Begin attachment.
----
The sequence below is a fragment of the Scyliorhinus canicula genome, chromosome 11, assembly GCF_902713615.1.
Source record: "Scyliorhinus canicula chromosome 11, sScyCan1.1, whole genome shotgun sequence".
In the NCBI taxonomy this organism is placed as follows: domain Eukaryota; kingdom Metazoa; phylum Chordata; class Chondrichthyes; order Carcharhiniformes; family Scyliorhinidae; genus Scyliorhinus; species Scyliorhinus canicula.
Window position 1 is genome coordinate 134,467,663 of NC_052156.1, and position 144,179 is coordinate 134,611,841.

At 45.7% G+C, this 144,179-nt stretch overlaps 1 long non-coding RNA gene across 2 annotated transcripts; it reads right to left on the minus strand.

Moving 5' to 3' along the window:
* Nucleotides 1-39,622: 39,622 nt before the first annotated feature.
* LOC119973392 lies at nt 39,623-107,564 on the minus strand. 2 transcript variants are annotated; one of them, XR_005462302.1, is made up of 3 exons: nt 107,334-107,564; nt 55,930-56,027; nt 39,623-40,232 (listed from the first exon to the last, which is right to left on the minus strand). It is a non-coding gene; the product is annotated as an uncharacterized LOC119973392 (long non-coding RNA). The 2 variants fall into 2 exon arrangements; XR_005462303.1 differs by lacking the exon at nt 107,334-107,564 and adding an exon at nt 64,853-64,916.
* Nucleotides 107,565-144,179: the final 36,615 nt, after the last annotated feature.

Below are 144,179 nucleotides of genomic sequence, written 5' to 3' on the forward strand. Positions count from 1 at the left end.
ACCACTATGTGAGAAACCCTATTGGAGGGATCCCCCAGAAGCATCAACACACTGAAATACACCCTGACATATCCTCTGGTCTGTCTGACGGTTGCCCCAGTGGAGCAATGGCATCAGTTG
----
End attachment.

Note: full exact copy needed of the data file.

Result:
The sequence below is a fragment of the Scyliorhinus canicula genome, chromosome 11, assembly GCF_902713615.1.
Source record: "Scyliorhinus canicula chromosome 11, sScyCan1.1, whole genome shotgun sequence".
In the NCBI taxonomy this organism is placed as follows: domain Eukaryota; kingdom Metazoa; phylum Chordata; class Chondrichthyes; order Carcharhiniformes; family Scyliorhinidae; genus Scyliorhinus; species Scyliorhinus canicula.
Window position 1 is genome coordinate 134,467,663 of NC_052156.1, and position 144,179 is coordinate 134,611,841.

At 45.7% G+C, this 144,179-nt stretch overlaps 1 long non-coding RNA gene across 2 annotated transcripts; it reads right to left on the minus strand.

Moving 5' to 3' along the window:
* Nucleotides 1-39,622: 39,622 nt before the first annotated feature.
* LOC119973392 lies at nt 39,623-107,564 on the minus strand. 2 transcript variants are annotated; one of them, XR_005462302.1, is made up of 3 exons: nt 107,334-107,564; nt 55,930-56,027; nt 39,623-40,232 (listed from the first exon to the last, which is right to left on the minus strand). It is a non-coding gene; the product is annotated as an uncharacterized LOC119973392 (long non-coding RNA). The 2 variants fall into 2 exon arrangements; XR_005462303.1 differs by lacking the exon at nt 107,334-107,564 and adding an exon at nt 64,853-64,916.
* Nucleotides 107,565-144,179: the final 36,615 nt, after the last annotated feature.

Below are 144,179 nucleotides of genomic sequence, written 5' to 3' on the forward strand. Positions count from 1 at the left end.
ACCACTATGTGAGAAACCCTATTGGAGGGATCCCCCAGAAGCATCAACACACTGAAATACACCCTGACATATCCTCTGGTCTGTCTGACGGTTGCCCCAGTGGAGCAATGGCATCAGTTG